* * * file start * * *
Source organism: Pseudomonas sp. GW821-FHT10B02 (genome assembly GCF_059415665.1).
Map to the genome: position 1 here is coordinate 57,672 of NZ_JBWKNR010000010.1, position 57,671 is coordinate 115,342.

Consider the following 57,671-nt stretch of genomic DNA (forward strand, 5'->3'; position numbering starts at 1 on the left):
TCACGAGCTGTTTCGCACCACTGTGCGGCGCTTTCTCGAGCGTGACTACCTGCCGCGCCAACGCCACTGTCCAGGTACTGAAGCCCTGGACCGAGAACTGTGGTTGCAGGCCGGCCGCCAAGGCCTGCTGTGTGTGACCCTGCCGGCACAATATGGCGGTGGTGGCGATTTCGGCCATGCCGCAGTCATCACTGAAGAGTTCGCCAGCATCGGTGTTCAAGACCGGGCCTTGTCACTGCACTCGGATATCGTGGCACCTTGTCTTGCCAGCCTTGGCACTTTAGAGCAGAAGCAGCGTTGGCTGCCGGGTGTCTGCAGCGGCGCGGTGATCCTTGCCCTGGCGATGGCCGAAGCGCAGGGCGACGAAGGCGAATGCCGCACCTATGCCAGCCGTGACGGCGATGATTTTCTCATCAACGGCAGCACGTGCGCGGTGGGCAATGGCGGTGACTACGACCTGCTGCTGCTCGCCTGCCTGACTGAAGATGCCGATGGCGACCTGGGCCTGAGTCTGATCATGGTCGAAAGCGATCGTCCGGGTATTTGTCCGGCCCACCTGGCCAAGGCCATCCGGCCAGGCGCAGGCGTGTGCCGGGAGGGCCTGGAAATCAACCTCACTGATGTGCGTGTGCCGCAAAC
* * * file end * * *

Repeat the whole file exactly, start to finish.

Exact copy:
Source organism: Pseudomonas sp. GW821-FHT10B02 (genome assembly GCF_059415665.1).
Map to the genome: position 1 here is coordinate 57,672 of NZ_JBWKNR010000010.1, position 57,671 is coordinate 115,342.

Consider the following 57,671-nt stretch of genomic DNA (forward strand, 5'->3'; position numbering starts at 1 on the left):
TCACGAGCTGTTTCGCACCACTGTGCGGCGCTTTCTCGAGCGTGACTACCTGCCGCGCCAACGCCACTGTCCAGGTACTGAAGCCCTGGACCGAGAACTGTGGTTGCAGGCCGGCCGCCAAGGCCTGCTGTGTGTGACCCTGCCGGCACAATATGGCGGTGGTGGCGATTTCGGCCATGCCGCAGTCATCACTGAAGAGTTCGCCAGCATCGGTGTTCAAGACCGGGCCTTGTCACTGCACTCGGATATCGTGGCACCTTGTCTTGCCAGCCTTGGCACTTTAGAGCAGAAGCAGCGTTGGCTGCCGGGTGTCTGCAGCGGCGCGGTGATCCTTGCCCTGGCGATGGCCGAAGCGCAGGGCGACGAAGGCGAATGCCGCACCTATGCCAGCCGTGACGGCGATGATTTTCTCATCAACGGCAGCACGTGCGCGGTGGGCAATGGCGGTGACTACGACCTGCTGCTGCTCGCCTGCCTGACTGAAGATGCCGATGGCGACCTGGGCCTGAGTCTGATCATGGTCGAAAGCGATCGTCCGGGTATTTGTCCGGCCCACCTGGCCAAGGCCATCCGGCCAGGCGCAGGCGTGTGCCGGGAGGGCCTGGAAATCAACCTCACTGATGTGCGTGTGCCGCAAAC